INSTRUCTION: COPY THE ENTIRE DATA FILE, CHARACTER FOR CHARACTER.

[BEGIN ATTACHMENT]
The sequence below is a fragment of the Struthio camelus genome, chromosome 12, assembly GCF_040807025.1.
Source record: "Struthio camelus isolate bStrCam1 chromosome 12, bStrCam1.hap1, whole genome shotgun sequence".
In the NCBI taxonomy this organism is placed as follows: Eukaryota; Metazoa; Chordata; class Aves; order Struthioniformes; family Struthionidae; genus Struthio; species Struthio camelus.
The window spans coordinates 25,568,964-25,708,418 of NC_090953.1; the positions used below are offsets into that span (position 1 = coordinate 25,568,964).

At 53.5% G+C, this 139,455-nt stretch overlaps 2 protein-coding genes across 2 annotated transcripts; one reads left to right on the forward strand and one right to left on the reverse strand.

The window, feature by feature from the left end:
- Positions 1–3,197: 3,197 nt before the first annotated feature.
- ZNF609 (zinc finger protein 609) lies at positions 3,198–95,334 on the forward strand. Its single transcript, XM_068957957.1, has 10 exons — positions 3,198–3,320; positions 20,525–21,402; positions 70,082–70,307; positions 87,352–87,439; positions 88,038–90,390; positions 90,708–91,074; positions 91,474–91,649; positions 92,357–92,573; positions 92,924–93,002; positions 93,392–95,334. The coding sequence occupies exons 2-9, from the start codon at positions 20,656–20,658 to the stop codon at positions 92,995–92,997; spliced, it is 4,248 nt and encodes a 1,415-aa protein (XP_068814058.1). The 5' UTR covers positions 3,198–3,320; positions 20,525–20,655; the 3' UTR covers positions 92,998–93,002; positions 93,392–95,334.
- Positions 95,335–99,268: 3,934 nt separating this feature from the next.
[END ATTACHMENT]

The sequence below is a fragment of the Struthio camelus genome, chromosome 12, assembly GCF_040807025.1.
Source record: "Struthio camelus isolate bStrCam1 chromosome 12, bStrCam1.hap1, whole genome shotgun sequence".
In the NCBI taxonomy this organism is placed as follows: Eukaryota; Metazoa; Chordata; class Aves; order Struthioniformes; family Struthionidae; genus Struthio; species Struthio camelus.
The window spans coordinates 25,568,964-25,708,418 of NC_090953.1; the positions used below are offsets into that span (position 1 = coordinate 25,568,964).

At 53.5% G+C, this 139,455-nt stretch overlaps 2 protein-coding genes across 2 annotated transcripts; one reads left to right on the forward strand and one right to left on the reverse strand.

The window, feature by feature from the left end:
- Positions 1–3,197: 3,197 nt before the first annotated feature.
- ZNF609 (zinc finger protein 609) lies at positions 3,198–95,334 on the forward strand. Its single transcript, XM_068957957.1, has 10 exons — positions 3,198–3,320; positions 20,525–21,402; positions 70,082–70,307; positions 87,352–87,439; positions 88,038–90,390; positions 90,708–91,074; positions 91,474–91,649; positions 92,357–92,573; positions 92,924–93,002; positions 93,392–95,334. The coding sequence occupies exons 2-9, from the start codon at positions 20,656–20,658 to the stop codon at positions 92,995–92,997; spliced, it is 4,248 nt and encodes a 1,415-aa protein (XP_068814058.1). The 5' UTR covers positions 3,198–3,320; positions 20,525–20,655; the 3' UTR covers positions 92,998–93,002; positions 93,392–95,334.
- Positions 95,335–99,268: 3,934 nt separating this feature from the next.